After all these idyllic islands and so much sun and sea, never mind such relaxing and enjoyable birding, it is going to be hard to drag ourselves away!

During the optional extension we will explore the much larger island of Trinidad. Famous internationally for carnival, calypso and cricket, Trinidad’s mixed-race human population are a friendly, warm-hearted, fun-loving people who demonstrate one of the world’s most admirable examples of integration and racial harmony.

Situated at the far southeastern corner of the Caribbean Sea, the island lies on the continental shelf close to Venezuela; indeed, Trinidad’s northwestern peninsula extends to within 10 miles (16 kilometres) of the Venezuelan coast, and a few thousand years ago the island was joined to the mainland. The island’s Northern Range, which rises to almost 3300ft (1000m), in fact represents the farthest extremity of the Andes!

Accordingly, the islands’ avifauna is dominated by the continental, rather than the oceanic, elements of the region. Trinidad, about the size of an English county, has a bird list of over 400 species, comprising no less than 68 families, of which a remarkable 247 species breed on the island. This amazing diversity for such relatively small island reflects the luxuriant tropical conditions, with habitats ranging from montane and lowland rainforests, cultivated areas, savannas and scrub to freshwater and brackish swamps, marshes, sea coasts and offshore seabird islands.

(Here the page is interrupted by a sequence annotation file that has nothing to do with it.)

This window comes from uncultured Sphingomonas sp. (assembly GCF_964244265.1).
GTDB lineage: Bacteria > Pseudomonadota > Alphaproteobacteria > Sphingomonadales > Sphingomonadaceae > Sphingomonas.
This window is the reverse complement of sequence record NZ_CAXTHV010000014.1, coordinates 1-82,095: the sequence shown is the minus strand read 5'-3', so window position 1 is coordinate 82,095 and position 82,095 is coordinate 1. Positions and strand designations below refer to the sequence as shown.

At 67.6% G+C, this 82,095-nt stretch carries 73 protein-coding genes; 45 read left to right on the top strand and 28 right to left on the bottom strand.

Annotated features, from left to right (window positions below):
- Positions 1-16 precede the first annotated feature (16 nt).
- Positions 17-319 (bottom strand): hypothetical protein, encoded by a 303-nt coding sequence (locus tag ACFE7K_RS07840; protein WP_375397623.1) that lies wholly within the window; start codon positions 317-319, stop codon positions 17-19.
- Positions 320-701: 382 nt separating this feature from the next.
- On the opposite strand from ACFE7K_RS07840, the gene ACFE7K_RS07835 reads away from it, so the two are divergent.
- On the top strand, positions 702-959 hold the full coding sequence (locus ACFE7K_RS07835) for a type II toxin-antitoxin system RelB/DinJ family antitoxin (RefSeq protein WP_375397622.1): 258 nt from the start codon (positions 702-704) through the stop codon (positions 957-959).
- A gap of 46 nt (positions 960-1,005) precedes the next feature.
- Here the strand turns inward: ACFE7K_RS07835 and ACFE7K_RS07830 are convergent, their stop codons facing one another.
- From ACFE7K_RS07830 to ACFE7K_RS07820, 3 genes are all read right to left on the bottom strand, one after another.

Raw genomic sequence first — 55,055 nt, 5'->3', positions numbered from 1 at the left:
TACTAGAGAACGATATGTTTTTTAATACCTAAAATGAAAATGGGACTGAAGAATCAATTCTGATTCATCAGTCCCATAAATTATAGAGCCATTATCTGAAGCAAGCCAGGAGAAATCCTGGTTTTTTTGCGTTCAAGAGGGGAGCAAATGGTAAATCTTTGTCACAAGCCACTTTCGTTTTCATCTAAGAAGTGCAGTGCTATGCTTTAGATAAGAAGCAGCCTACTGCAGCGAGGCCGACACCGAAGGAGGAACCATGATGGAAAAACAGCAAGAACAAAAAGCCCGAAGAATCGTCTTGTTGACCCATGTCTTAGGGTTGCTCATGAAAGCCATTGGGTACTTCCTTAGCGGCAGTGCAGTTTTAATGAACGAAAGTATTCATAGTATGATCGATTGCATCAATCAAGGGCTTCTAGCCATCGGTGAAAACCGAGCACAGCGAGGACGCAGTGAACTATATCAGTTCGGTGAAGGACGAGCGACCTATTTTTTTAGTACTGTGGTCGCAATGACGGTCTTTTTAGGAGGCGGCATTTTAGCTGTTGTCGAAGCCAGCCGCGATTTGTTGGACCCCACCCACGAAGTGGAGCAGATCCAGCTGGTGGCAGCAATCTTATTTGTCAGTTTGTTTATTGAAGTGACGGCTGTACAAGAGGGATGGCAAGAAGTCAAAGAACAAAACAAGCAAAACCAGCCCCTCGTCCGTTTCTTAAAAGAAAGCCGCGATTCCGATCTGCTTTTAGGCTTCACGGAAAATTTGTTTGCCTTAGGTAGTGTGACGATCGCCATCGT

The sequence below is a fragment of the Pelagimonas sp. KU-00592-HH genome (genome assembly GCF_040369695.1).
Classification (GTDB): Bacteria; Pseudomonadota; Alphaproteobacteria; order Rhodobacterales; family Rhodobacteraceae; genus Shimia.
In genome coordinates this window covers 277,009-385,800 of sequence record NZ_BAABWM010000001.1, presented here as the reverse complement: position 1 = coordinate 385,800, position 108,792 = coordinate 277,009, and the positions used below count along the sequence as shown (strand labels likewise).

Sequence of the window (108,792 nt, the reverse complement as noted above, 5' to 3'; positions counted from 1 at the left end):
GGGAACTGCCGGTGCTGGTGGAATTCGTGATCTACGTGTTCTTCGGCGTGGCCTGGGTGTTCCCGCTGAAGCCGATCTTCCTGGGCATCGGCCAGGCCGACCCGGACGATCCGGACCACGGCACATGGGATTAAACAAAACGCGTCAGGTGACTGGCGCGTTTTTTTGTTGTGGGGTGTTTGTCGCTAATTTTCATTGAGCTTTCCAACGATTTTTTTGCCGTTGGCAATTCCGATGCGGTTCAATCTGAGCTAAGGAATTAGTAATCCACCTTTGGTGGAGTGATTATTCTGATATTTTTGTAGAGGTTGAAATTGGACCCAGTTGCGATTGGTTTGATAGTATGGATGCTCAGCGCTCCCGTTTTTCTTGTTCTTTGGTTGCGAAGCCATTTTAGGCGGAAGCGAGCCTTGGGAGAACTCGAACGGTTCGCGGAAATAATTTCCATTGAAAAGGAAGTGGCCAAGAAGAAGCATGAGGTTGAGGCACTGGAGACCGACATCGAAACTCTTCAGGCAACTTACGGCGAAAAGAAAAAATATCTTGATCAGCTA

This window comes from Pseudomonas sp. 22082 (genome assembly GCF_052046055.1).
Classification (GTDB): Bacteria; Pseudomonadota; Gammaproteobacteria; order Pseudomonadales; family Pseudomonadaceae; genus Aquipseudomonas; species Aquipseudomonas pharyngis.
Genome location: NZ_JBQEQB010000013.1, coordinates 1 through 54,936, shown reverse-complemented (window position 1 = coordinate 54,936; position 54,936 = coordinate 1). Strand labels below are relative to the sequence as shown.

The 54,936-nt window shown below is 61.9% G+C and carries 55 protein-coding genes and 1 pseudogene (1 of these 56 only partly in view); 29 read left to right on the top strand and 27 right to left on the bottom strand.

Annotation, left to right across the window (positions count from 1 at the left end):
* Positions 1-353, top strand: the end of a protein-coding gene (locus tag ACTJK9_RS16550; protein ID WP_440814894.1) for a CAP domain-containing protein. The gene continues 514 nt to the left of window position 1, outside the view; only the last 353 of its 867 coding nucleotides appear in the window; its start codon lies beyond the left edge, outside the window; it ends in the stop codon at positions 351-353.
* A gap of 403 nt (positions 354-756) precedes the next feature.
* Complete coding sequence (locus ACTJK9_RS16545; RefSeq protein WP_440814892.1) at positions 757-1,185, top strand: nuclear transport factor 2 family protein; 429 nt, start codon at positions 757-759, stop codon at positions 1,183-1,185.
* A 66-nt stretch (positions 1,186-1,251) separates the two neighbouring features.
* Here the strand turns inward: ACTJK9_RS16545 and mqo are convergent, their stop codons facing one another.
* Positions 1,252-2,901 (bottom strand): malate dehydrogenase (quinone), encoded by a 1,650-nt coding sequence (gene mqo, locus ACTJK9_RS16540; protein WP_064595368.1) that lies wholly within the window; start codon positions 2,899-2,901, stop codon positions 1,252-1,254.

Trinidad has long been considered to offer exciting Neotropical birding in a compact area and with very easy birding conditions. What with idyllic accommodation at Asa Wright), a relaxed atmosphere and great birding often starting right at the doorstep, what more could one want? The famous Asa Wright sanctuary is home to what must surely be one of the best bird feeding stations in the world and is a paradise for birders and photographers.

While based here we will also experience the strange, nocturnal, cave-dwelling Oilbirds that feed on fruit and navigate by echo-location, find the endemic Trinidad Motmot, hear the deafening call of the Bearded Bellbird, admire the incredible antics of two different species of manakins as they perform their amazing displays to an accompaniment of grunts, buzzes, snaps and wheezes, and enjoy the mind-blowing sight of hundreds of Scarlet Ibises speeding over the mangroves to their roost. And this is before even mentioning the parrots, trogons, jacamars, toucans, ant-thrushes and many other exciting birds

Finally, in the far northeast of the island around Grand Riviere, we will search for the endangered endemic Trinidad Piping-Guan.

Birdquest has operated tours to the Lesser Antilles since 2004 and to Trinidad since 1996.